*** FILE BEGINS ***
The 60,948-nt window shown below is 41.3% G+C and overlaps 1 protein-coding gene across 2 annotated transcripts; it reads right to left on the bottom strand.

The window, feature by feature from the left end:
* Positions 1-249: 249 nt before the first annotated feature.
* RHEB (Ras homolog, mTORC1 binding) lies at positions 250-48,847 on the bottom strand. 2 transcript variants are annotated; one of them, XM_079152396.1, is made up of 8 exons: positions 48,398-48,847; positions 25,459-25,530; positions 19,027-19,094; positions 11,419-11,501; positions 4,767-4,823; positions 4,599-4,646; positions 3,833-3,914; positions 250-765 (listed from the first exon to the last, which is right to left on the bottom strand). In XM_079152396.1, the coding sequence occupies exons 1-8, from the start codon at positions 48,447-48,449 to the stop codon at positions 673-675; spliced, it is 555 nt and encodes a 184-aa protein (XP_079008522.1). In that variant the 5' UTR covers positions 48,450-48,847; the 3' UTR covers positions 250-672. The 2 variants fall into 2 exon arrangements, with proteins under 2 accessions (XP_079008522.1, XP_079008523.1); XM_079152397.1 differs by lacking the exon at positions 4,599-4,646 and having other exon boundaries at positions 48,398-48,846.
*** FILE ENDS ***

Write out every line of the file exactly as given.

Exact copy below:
The 60,948-nt window shown below is 41.3% G+C and overlaps 1 protein-coding gene across 2 annotated transcripts; it reads right to left on the bottom strand.

The window, feature by feature from the left end:
* Positions 1-249: 249 nt before the first annotated feature.
* RHEB (Ras homolog, mTORC1 binding) lies at positions 250-48,847 on the bottom strand. 2 transcript variants are annotated; one of them, XM_079152396.1, is made up of 8 exons: positions 48,398-48,847; positions 25,459-25,530; positions 19,027-19,094; positions 11,419-11,501; positions 4,767-4,823; positions 4,599-4,646; positions 3,833-3,914; positions 250-765 (listed from the first exon to the last, which is right to left on the bottom strand). In XM_079152396.1, the coding sequence occupies exons 1-8, from the start codon at positions 48,447-48,449 to the stop codon at positions 673-675; spliced, it is 555 nt and encodes a 184-aa protein (XP_079008522.1). In that variant the 5' UTR covers positions 48,450-48,847; the 3' UTR covers positions 250-672. The 2 variants fall into 2 exon arrangements, with proteins under 2 accessions (XP_079008522.1, XP_079008523.1); XM_079152397.1 differs by lacking the exon at positions 4,599-4,646 and having other exon boundaries at positions 48,398-48,846.